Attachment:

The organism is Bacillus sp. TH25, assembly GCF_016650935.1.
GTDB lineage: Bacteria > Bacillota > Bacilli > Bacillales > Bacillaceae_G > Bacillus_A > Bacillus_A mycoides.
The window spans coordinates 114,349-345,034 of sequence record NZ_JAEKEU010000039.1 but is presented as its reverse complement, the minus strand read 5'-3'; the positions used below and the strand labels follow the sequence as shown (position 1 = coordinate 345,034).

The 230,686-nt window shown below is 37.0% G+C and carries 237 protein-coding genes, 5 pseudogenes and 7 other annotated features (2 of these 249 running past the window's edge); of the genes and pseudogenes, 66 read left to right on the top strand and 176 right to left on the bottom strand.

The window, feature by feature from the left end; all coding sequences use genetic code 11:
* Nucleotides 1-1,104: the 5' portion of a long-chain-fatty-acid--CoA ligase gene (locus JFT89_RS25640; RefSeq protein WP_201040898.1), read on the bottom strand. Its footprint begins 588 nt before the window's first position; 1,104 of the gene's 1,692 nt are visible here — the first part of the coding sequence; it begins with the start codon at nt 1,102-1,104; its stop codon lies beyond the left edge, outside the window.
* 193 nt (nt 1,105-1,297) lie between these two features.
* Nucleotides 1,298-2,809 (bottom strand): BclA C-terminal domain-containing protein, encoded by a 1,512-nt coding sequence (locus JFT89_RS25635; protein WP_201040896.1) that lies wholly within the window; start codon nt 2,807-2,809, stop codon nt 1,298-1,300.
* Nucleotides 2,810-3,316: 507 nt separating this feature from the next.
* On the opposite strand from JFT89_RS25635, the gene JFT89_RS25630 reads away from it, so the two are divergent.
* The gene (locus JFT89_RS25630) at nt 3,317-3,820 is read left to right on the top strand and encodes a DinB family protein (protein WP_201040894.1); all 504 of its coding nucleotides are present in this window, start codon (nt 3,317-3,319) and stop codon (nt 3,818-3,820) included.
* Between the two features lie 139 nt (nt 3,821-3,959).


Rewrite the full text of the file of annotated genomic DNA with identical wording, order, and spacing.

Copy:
The organism is Bacillus sp. TH25, assembly GCF_016650935.1.
GTDB lineage: Bacteria > Bacillota > Bacilli > Bacillales > Bacillaceae_G > Bacillus_A > Bacillus_A mycoides.
The window spans coordinates 114,349-345,034 of sequence record NZ_JAEKEU010000039.1 but is presented as its reverse complement, the minus strand read 5'-3'; the positions used below and the strand labels follow the sequence as shown (position 1 = coordinate 345,034).

The 230,686-nt window shown below is 37.0% G+C and carries 237 protein-coding genes, 5 pseudogenes and 7 other annotated features (2 of these 249 running past the window's edge); of the genes and pseudogenes, 66 read left to right on the top strand and 176 right to left on the bottom strand.

The window, feature by feature from the left end; all coding sequences use genetic code 11:
* Nucleotides 1-1,104: the 5' portion of a long-chain-fatty-acid--CoA ligase gene (locus JFT89_RS25640; RefSeq protein WP_201040898.1), read on the bottom strand. Its footprint begins 588 nt before the window's first position; 1,104 of the gene's 1,692 nt are visible here — the first part of the coding sequence; it begins with the start codon at nt 1,102-1,104; its stop codon lies beyond the left edge, outside the window.
* 193 nt (nt 1,105-1,297) lie between these two features.
* Nucleotides 1,298-2,809 (bottom strand): BclA C-terminal domain-containing protein, encoded by a 1,512-nt coding sequence (locus JFT89_RS25635; protein WP_201040896.1) that lies wholly within the window; start codon nt 2,807-2,809, stop codon nt 1,298-1,300.
* Nucleotides 2,810-3,316: 507 nt separating this feature from the next.
* On the opposite strand from JFT89_RS25635, the gene JFT89_RS25630 reads away from it, so the two are divergent.
* The gene (locus JFT89_RS25630) at nt 3,317-3,820 is read left to right on the top strand and encodes a DinB family protein (protein WP_201040894.1); all 504 of its coding nucleotides are present in this window, start codon (nt 3,317-3,319) and stop codon (nt 3,818-3,820) included.
* Between the two features lie 139 nt (nt 3,821-3,959).